On the National Day of Protest, the protests against the Dakota Access Pipeline continued in Fargo. On Tuesday, Concordia students and community members marched on Veterans Memorial Bridge to spread the message that building the pipeline infringes on indigenous rights, water safety and the climate’s health.
The National Day of Protest is a nation-wide movement where people are standing in solidarity with the people at Standing Rock, and call upon the federal government and the Army Corps of Engineers to reject the pipeline. The event asked people to protest outside of Army Corps of Engineers Centres in their area, but the closest one to Fargo is in St. Paul. Brett Drevlow, co-president of Minnesota Public Interest Research Group, the protesters in Fargo-Moorhead came out to the bridge to demonstrate how important it is for the community to get involved.
“We are getting in front of the public to help them get involved,” Drevlow said. “We’re doing it in a peaceful manner during a high traffic time on the bridge.”
According to the Action Network Campaign for the NoDAPL National Protest site, protesting on Tuesday was important for many reasons: “We know that elections and individuals alone don’t create change – movements do. That’s why we’ll continue to fight until native sovereignty is honored, indigenous rights are protected, and our communities, water, and climate matter more than fossil fuel profits.”
Lacy Tooker-Kirkevold, co-president of MPIRG, organized the protest. Given the success of the last protest and the issue continuing, she saw no reason to not participate in the national protest.
“We’re here to show the native community here and at Standing Rock that we stand with them in solidarity no matter what,” Tooker-Kirkevold said.
MPIRG further emphasized this message in their Facebook event they posted, “We want to uplift and embody the values expressed at Oceti Sakowin Camp throughout our rally. The values to uplift are Prayer. Respect. Compassion. Honesty. Generosity. Humility. Wisdom. Continue to remind each other of these values. We will not let Trump get us down and therefore we must keep the message clear that we are not protesting against Trump, we are protesting the unfair treatment of Native Americans, treaty infringements, and lack of acknowledgement of Native rights.”
The movement has reached to more members in the Concordia community. Kelly Noack, assistant bookkeeper and scholarship coordinator for the Concordia Language Villages, attended the protest. Last weekend, she went out to Standing Rock to see how she can help the community there. Her experience there has compelled her to find means to help out in any way she can.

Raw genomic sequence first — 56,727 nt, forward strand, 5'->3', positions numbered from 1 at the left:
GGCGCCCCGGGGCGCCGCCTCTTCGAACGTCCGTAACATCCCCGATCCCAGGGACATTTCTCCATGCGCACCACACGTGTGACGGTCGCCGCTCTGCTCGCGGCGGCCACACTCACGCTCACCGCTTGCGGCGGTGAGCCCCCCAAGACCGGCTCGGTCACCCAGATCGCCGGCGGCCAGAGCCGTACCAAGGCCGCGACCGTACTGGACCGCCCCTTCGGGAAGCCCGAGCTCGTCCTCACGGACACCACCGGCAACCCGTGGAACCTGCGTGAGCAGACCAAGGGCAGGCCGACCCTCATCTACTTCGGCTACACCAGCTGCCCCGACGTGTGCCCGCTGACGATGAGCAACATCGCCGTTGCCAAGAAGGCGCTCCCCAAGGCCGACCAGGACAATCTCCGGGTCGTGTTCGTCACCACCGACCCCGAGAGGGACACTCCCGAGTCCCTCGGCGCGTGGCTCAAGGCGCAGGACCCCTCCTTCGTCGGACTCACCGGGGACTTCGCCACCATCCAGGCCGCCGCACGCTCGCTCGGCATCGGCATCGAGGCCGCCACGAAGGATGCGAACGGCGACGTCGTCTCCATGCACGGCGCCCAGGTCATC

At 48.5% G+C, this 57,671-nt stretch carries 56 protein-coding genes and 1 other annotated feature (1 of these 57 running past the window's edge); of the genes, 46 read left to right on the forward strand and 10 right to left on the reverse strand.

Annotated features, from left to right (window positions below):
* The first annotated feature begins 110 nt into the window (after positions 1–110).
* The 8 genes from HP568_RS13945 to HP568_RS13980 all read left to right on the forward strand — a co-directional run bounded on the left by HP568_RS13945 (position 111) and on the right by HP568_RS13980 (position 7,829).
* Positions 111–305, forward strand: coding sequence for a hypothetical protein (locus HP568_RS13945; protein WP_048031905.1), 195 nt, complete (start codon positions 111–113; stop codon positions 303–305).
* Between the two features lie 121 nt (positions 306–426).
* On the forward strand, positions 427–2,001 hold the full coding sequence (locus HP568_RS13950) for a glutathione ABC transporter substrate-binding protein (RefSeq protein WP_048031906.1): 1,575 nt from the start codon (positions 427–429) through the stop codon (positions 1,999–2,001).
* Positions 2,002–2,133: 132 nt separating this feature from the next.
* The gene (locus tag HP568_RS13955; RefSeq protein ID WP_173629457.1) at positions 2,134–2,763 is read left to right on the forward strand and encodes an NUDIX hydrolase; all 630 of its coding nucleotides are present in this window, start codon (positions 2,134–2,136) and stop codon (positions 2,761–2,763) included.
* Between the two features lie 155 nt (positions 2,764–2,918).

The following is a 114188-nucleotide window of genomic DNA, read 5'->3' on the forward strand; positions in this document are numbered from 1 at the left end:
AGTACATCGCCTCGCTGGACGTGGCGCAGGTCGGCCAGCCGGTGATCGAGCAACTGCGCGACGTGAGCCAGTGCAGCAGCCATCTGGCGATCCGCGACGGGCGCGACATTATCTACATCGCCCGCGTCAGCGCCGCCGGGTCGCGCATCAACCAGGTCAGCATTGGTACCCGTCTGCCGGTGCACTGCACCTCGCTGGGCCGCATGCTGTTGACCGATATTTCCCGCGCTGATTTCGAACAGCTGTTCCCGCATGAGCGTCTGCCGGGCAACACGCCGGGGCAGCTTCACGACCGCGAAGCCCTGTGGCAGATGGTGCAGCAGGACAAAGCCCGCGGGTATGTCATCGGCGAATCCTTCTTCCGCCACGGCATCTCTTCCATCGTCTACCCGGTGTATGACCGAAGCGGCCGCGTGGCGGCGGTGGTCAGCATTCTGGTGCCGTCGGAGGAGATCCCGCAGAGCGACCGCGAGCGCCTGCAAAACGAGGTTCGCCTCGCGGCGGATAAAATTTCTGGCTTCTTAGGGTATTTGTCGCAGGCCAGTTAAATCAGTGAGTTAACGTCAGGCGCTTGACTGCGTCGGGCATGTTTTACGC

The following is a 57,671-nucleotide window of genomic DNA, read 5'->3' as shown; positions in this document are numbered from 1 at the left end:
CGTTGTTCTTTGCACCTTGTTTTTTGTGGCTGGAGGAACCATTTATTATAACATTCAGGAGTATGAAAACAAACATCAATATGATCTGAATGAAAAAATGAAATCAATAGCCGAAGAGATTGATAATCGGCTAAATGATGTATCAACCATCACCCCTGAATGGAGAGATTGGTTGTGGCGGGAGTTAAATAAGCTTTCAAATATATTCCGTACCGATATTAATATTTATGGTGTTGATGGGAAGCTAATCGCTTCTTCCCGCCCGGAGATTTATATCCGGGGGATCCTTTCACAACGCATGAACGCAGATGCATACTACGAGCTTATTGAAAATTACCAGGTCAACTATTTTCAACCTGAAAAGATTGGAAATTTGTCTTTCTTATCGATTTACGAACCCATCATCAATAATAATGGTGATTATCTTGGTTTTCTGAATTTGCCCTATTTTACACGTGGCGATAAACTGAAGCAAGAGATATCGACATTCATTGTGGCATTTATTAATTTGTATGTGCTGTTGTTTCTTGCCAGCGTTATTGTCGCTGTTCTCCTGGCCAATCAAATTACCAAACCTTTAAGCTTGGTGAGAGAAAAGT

“One of the most shocking images I have from that weekend was when my daughter and I stood on top of the hill,” Noack said. “On the left, you could see the military barricade they had put up on the bridge with cement barriers and barbed-wire curling on top of it. On the right, you see tents and teepees and people conducting prayers and ritual on the ancestral land that our country has taken away from these people. It’s heartbreaking.”
Student Environmental Alliance and MPIRG are heading out to Standing Rock again this weekend to further help the individuals there to prepare for winter. They are bringing their own donations that they have collected from family and friends. As winter approaches, the Standing Rock community is starting to build permanent residences, a project the Concordia students plan to help with along with showing newcomers the multitude of reasons why they continue to return to Standing Rock.
“We have a lot of new people coming this time,” Tooker-Kirkevold said. “We will participate in rituals and prayers again to get them passionate about our support for this community.”
While others may not be able to make it out to Standing Rock to lend a helping hand, the protests are a way to support the native community by spreading the message and informing the community the issue at present and encourage them to get involved as well.
“I strongly believe in supporting this movement for environmental reasons,” Noack said. “But I also strongly believe that it’s time for America to wake up and talk about the reality of what we’ve done to the native nations.”
Sage is the Co-Editor-in-Chief of The Concordian. She is a senior majoring in Multimedia Journalism and Spanish and minoring in Communication Studies.